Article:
- Create unsanitary conditions in and around buildings where nesting, roosting, & feeding
- Build nests that are highly flammable, posing a threat to buildings
- Produce constant, loud chatter at roosting sites in early morning and evening
- Roost in enormous flocks numbering in the dozens to thousands (especially in fall/winter), leaving behind droppings that cause health and sanitation hazards, corrode buildings, and befoul sidewalks and automobiles.
- Compete with beneficial native birds for nest sites (ex: Purple Martin and Eastern Bluebird) and drive off desirable birds at feeders (ex: Northern Cardinal and American Goldfinch)
- Harbor ectoparasites (fleas, mites, lice) that can spread to poultry and occasionally bite humans
Preventing and limiting damage of nuisance birds
Many preventative measures and eviction techniques work for all three invasive birds. However, each species’ differing size and habits may necessitate specific efforts.
- Place wire mesh or netting across outer walls and eaves, and on the underside of rafters and overhangs inside buildings to discourage roosting and nesting. Nylon netting can also be used to cover fruit trees to prevent birds from eating the berries.
- Remove vines on building walls or dense ornamental shrubbery that attracts flocks of roosting/resting sparrows; place plastic mesh or nylon netting over vines and shrubs that you’d like to keep
- Increase the angle of ledges to 45 degrees by adding sheet metal, plexiglass, or wood blocks to make them less suitable for perching.
- Hang long, flexible, 4-6 inch wide strips of plastic around food storage; birds will see these as impenetrable barriers
- Close all openings greater than ¾ of an inch on buildings to limit house sparrow access for nesting, roosting, and feeding. Make sure any mesh used to cover larger openings, like old window spaces on chicken coops, does not haves holes exceeding this ¾-inch threshold.
- Use porcupine wires to prevent pigeons from landing on surfaces such as roof peaks and ledges.
- Follow strict specifications when designing bluebird boxes to keep starlings from entering; for instance, the nest hole should be exactly 1 ½ inches in diameter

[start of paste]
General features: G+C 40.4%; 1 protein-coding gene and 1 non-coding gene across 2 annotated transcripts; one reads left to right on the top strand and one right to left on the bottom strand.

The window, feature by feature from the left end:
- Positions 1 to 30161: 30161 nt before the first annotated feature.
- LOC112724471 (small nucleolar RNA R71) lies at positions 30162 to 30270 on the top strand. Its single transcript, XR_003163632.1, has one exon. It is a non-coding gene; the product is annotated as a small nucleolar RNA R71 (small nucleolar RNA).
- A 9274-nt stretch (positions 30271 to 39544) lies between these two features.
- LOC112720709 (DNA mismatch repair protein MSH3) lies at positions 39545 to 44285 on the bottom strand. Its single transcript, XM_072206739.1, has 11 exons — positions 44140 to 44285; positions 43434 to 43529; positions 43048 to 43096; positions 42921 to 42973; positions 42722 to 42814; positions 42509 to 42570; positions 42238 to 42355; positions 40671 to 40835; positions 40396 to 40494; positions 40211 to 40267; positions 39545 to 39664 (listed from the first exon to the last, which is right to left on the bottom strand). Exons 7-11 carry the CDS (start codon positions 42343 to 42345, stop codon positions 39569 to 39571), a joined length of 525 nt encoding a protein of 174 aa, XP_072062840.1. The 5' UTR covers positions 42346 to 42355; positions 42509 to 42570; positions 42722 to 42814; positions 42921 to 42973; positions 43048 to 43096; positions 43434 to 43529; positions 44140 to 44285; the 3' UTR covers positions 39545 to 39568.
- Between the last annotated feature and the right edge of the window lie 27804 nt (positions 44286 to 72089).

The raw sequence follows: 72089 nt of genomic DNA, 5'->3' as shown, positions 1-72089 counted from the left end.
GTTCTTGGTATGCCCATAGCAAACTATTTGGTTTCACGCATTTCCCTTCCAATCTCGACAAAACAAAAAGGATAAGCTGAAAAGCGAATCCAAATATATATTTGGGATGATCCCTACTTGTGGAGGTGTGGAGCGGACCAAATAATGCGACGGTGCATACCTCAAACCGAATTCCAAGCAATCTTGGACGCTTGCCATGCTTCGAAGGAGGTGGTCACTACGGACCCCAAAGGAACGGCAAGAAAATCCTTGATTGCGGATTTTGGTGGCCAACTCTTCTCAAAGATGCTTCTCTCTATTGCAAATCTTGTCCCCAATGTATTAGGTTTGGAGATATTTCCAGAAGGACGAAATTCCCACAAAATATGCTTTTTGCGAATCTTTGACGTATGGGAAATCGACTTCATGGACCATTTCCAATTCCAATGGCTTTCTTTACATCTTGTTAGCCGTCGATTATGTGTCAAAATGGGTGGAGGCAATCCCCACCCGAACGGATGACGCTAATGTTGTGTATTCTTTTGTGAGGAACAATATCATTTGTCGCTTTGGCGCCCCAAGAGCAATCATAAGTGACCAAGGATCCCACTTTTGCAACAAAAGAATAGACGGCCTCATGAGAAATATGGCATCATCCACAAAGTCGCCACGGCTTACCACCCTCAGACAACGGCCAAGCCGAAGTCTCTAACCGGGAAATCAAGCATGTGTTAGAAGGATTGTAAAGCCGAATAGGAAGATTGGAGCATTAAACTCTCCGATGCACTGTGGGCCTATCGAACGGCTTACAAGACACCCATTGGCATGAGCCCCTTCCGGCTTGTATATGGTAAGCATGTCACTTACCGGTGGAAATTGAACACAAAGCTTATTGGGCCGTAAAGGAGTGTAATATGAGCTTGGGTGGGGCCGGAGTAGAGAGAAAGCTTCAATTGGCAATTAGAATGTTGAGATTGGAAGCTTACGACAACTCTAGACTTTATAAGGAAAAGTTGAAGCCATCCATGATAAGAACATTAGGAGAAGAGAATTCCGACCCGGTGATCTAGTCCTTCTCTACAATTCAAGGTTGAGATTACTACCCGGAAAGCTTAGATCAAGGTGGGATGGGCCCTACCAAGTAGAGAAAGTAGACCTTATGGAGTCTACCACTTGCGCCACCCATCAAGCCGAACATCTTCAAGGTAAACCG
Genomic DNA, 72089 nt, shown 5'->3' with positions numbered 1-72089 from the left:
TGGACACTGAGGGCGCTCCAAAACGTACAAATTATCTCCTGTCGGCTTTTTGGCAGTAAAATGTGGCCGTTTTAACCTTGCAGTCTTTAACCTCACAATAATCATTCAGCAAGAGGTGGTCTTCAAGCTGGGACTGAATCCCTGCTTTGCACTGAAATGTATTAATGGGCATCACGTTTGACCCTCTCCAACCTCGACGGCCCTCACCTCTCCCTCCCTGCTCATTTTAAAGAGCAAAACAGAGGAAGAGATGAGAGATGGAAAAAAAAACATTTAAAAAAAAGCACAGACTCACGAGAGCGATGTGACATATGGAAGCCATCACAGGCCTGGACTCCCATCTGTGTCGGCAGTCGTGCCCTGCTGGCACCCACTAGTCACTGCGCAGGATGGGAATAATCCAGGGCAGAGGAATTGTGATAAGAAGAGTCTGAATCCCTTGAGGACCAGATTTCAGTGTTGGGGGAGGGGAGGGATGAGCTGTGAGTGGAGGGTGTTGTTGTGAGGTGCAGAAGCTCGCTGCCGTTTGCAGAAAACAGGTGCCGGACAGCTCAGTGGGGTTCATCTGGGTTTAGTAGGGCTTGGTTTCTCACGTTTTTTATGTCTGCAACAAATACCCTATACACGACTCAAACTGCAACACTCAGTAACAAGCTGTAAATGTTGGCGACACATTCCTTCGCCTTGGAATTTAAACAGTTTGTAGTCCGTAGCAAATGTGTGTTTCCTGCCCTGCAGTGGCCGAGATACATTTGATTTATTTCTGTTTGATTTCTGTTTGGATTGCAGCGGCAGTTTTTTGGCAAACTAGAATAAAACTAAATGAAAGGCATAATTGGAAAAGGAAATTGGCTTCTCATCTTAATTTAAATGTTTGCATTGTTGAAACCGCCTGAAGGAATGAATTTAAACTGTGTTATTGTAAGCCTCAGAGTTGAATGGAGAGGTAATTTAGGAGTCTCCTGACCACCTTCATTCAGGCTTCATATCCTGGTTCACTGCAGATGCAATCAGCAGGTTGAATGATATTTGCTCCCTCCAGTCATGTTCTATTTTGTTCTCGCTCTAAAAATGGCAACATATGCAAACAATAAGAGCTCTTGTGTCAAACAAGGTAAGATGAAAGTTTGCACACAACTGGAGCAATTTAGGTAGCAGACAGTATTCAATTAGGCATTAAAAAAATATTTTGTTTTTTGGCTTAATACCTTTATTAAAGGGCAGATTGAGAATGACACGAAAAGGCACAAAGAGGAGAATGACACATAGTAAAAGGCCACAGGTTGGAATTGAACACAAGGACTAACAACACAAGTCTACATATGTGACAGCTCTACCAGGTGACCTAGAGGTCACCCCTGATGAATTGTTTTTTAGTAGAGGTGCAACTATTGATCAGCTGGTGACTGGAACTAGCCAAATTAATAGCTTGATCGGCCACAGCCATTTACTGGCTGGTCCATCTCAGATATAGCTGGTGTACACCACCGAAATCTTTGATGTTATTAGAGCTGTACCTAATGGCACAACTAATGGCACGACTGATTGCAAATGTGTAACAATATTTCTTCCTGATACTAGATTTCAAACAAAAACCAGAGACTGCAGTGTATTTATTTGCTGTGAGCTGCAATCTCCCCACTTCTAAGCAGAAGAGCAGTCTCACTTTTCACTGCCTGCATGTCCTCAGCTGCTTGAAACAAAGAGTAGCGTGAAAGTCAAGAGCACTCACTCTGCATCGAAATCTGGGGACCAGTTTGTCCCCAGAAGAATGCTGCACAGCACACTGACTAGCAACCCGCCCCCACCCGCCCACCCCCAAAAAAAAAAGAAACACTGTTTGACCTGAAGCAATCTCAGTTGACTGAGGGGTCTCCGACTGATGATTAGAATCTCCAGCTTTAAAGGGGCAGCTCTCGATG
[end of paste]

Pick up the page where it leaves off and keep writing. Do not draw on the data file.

- Thinning of windbreaks and woodlots: in Iowa and much of the Midwest, starlings prefer to roost in dense clusters of trees; thinning a stand by one-third will disperse large flocks of starlings while helping to improve timber growth and quality
Note: Repellants and scare tactics (explosive noises like air cannons) typically only have a short-term effect. The time, money, and effort nearly always outweigh the results.
- Promptly remove any nest materials and eggs from cavities on buildings or from bird boxes. Dispose of materials to prevent reuse. Many nuisance birds are persistent, so the process will need to be repeated every two weeks throughout a nesting season.
- Trapping: place traps where the nuisance birds congregate to feed or roost. Putting seed or grain out for a few days prior to placing traps can help increase likelihood that birds will go into the traps once they are set up. It is often necessary to vary the location and presentation of the traps throughout the year, especially for house sparrows, so the birds don’t become trap shy. Checking traps regularly is important to ensure non-target species are released unharmed.
- Funnel traps and automatic "elevator" traps can be used to capture house sparrows.
- Decoy traps can be highly effective in capturing large numbers of starlings.
- There are multiple experts that can assist with nuisance birds on the farm. Contact information for someone in your area can be found on our wildlife conflict resolution page.
This article is an update of "Managing Iowa Wildlife: Problem birds around homes and farmsteads" (PM-1302d) originally authored by Georgia Bryan and James Pease.